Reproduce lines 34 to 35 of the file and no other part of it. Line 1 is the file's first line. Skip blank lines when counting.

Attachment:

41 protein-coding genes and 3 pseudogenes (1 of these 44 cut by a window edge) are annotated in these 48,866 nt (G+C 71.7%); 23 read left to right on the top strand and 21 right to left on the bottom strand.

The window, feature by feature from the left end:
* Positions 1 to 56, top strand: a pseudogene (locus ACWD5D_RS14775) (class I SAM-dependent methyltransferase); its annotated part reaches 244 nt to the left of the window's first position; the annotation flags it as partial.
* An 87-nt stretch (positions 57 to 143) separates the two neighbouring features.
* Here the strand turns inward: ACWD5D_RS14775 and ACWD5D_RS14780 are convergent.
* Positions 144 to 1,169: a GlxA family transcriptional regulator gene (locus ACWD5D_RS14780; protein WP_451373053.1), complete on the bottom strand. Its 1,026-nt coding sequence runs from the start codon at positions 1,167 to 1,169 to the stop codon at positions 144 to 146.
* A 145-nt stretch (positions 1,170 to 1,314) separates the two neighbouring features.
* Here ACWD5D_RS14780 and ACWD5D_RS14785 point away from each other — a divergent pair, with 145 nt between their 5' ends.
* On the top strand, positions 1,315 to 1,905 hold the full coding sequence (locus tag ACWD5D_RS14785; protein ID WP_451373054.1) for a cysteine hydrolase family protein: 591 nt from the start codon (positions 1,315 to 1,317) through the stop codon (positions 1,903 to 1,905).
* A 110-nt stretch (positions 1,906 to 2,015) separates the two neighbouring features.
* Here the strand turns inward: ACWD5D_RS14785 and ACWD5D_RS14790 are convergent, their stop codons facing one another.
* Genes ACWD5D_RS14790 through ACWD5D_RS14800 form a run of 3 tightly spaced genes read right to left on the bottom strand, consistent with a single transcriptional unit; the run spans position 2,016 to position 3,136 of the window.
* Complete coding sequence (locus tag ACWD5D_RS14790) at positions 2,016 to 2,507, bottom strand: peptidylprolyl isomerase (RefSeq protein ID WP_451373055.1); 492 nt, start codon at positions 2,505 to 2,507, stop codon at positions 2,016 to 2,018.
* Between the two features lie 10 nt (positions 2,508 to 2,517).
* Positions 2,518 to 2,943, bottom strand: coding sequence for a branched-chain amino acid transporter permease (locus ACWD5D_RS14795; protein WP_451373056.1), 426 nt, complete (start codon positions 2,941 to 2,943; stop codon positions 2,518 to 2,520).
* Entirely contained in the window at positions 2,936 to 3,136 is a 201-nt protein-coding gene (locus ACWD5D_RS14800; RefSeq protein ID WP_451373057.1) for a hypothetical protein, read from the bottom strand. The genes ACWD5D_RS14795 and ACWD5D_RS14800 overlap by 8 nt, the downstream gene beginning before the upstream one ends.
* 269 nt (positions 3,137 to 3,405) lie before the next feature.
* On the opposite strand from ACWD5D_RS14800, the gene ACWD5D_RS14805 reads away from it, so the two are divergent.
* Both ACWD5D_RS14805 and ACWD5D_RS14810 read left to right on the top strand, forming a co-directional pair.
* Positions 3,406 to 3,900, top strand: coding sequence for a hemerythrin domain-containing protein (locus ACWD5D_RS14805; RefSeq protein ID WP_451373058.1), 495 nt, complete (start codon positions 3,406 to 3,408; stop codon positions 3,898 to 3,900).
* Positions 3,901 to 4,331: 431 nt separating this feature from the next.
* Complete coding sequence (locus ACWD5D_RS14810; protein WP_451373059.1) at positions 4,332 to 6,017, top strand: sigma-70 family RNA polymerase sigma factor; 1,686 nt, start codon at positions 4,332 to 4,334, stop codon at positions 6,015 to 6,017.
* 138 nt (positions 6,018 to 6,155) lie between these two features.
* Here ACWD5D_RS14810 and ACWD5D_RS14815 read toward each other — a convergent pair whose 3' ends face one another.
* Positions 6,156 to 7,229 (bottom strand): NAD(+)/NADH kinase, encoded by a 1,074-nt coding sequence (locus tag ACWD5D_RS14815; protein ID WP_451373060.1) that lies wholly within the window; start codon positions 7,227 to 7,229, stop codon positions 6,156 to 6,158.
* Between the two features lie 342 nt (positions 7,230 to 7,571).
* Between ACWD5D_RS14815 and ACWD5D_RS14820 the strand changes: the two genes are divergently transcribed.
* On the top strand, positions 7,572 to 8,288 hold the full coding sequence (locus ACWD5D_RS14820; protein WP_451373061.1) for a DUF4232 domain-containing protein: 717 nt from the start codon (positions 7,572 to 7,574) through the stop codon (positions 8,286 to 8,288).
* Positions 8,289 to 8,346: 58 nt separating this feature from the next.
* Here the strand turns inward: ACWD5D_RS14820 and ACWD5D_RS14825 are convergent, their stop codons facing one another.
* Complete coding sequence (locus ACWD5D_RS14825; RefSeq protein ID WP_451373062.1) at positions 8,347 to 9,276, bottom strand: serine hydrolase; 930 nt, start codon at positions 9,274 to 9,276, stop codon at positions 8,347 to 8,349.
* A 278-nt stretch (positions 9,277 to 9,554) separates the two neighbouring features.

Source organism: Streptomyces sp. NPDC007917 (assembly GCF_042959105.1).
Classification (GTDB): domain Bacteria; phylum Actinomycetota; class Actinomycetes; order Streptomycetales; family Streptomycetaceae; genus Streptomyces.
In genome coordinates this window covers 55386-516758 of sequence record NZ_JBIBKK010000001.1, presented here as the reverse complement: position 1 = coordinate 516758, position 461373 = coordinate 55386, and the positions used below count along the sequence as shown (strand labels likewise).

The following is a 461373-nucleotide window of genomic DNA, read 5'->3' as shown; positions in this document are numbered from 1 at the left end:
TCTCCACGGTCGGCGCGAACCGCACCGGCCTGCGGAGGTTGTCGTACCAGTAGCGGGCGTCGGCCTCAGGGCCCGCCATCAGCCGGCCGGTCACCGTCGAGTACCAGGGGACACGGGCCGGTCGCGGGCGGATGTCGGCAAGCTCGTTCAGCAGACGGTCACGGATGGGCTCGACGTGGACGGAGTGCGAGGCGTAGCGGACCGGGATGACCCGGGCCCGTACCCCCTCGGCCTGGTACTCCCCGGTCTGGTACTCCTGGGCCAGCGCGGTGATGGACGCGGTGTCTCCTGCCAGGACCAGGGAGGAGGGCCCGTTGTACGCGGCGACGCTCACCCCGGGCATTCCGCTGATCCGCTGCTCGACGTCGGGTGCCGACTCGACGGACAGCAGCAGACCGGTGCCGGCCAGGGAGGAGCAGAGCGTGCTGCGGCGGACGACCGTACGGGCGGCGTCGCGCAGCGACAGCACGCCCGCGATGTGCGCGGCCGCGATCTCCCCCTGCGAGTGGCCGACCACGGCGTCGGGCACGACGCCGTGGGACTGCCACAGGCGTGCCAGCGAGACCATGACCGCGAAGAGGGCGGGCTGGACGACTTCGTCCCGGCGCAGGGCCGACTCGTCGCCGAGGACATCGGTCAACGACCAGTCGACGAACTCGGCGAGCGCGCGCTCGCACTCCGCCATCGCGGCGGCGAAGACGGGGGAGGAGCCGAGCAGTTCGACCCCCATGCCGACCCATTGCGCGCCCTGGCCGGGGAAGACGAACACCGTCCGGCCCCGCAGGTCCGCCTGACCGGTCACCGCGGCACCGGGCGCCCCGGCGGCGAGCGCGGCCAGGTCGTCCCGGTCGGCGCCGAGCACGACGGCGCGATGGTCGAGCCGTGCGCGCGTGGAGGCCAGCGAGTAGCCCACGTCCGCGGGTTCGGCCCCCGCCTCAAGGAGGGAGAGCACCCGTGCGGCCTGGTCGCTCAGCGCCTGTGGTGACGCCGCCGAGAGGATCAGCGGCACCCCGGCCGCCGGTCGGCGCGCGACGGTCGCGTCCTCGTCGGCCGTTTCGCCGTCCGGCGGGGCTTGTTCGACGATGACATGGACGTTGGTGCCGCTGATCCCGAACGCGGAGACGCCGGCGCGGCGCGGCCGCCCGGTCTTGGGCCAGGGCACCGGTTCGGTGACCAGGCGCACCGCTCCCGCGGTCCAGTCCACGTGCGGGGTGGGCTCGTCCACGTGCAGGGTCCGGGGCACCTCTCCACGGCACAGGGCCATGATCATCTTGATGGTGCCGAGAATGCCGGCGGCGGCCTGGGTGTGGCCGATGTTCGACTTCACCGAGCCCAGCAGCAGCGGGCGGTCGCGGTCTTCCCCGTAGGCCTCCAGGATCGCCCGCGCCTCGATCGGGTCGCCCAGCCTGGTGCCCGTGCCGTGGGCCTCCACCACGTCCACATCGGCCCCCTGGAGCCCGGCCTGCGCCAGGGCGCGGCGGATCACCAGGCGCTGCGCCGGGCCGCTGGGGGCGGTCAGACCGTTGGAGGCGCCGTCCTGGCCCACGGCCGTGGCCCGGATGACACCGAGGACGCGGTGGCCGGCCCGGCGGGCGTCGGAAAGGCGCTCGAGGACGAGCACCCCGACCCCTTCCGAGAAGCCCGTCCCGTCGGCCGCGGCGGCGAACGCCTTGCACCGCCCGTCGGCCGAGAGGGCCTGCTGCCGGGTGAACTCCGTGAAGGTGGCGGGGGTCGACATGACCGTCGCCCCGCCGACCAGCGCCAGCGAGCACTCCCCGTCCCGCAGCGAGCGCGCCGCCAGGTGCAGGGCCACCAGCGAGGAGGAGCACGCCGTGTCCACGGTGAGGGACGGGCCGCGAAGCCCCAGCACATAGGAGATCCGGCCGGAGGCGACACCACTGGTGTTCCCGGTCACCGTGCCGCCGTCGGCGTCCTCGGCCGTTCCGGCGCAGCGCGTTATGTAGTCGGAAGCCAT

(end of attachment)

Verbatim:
Classification (GTDB): domain Bacteria; phylum Actinomycetota; class Actinomycetes; order Streptomycetales; family Streptomycetaceae; genus Streptomyces.
In genome coordinates this window covers 55386-516758 of sequence record NZ_JBIBKK010000001.1, presented here as the reverse complement: position 1 = coordinate 516758, position 461373 = coordinate 55386, and the positions used below count along the sequence as shown (strand labels likewise).